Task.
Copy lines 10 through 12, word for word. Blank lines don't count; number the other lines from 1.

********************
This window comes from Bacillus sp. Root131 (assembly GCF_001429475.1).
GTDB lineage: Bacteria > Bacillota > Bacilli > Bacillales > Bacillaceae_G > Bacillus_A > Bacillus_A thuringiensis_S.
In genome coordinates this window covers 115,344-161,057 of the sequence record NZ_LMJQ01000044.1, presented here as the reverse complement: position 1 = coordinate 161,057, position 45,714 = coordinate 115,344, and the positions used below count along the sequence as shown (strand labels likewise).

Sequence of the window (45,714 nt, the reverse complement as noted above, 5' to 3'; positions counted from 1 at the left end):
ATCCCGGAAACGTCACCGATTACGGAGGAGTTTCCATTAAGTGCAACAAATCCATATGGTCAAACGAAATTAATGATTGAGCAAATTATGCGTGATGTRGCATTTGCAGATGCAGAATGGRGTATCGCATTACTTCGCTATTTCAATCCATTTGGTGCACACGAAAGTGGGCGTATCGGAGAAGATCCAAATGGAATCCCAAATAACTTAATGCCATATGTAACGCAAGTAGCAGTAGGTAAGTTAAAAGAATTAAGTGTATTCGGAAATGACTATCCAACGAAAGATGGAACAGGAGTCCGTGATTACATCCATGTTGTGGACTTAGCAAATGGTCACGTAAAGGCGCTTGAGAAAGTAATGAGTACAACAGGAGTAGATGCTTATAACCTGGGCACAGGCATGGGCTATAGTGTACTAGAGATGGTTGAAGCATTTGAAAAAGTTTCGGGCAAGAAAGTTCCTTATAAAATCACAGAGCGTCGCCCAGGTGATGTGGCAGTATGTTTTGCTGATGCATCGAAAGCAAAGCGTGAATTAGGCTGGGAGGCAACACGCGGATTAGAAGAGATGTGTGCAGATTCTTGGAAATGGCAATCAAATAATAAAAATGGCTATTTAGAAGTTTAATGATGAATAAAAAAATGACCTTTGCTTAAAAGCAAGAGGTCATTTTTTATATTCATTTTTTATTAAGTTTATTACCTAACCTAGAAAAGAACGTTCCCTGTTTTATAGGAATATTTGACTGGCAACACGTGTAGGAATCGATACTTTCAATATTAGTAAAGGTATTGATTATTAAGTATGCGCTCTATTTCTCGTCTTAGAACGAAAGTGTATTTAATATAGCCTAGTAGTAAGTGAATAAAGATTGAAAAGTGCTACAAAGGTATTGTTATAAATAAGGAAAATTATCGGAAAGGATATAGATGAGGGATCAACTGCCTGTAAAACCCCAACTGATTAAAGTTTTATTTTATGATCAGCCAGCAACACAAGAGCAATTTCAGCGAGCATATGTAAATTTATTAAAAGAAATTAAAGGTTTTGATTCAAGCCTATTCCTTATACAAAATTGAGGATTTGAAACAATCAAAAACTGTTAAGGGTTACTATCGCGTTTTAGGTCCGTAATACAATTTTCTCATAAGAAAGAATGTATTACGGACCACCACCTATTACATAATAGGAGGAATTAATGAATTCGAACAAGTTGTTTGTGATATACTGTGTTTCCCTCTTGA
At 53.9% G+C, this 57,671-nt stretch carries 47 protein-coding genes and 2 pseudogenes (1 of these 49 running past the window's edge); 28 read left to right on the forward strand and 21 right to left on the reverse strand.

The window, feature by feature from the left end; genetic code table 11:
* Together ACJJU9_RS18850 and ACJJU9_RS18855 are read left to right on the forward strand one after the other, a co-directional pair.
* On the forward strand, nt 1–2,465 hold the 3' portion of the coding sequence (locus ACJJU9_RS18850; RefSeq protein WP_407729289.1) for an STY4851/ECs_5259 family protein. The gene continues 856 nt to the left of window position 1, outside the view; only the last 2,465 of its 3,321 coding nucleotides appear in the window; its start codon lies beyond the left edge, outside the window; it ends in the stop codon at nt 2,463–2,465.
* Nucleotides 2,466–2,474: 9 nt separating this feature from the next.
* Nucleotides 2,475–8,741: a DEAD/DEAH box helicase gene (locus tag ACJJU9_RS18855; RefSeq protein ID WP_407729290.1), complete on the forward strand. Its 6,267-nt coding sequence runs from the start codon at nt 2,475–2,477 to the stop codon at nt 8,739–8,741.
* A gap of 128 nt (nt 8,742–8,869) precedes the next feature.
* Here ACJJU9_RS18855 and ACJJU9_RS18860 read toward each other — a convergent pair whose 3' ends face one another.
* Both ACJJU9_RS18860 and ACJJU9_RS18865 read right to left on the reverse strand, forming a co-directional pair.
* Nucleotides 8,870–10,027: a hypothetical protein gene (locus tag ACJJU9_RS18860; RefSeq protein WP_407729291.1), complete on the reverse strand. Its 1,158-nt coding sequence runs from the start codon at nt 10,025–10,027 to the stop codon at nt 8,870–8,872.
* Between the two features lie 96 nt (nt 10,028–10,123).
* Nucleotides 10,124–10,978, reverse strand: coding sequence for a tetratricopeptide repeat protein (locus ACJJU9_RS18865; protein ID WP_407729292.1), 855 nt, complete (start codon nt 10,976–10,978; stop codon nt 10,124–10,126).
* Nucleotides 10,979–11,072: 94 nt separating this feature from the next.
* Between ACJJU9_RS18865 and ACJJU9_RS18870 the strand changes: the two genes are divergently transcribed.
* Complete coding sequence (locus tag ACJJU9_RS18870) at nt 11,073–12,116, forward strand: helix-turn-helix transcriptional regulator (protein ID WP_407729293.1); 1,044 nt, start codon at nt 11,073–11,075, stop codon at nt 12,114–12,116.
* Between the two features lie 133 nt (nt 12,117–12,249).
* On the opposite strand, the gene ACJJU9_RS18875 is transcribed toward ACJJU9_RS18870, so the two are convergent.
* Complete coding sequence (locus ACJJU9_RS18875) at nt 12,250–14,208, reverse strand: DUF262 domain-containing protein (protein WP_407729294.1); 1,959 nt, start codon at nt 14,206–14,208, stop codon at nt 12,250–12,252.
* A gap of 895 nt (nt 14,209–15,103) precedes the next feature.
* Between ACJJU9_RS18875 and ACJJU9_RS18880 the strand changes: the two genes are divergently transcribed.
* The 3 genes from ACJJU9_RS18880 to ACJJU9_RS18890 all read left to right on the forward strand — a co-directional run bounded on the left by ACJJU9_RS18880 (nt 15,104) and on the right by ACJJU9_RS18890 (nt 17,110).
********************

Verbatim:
* Nucleotides 2,466–2,474: 9 nt separating this feature from the next.
* Nucleotides 2,475–8,741: a DEAD/DEAH box helicase gene (locus tag ACJJU9_RS18855; RefSeq protein ID WP_407729290.1), complete on the forward strand. Its 6,267-nt coding sequence runs from the start codon at nt 2,475–2,477 to the stop codon at nt 8,739–8,741.
* A gap of 128 nt (nt 8,742–8,869) precedes the next feature.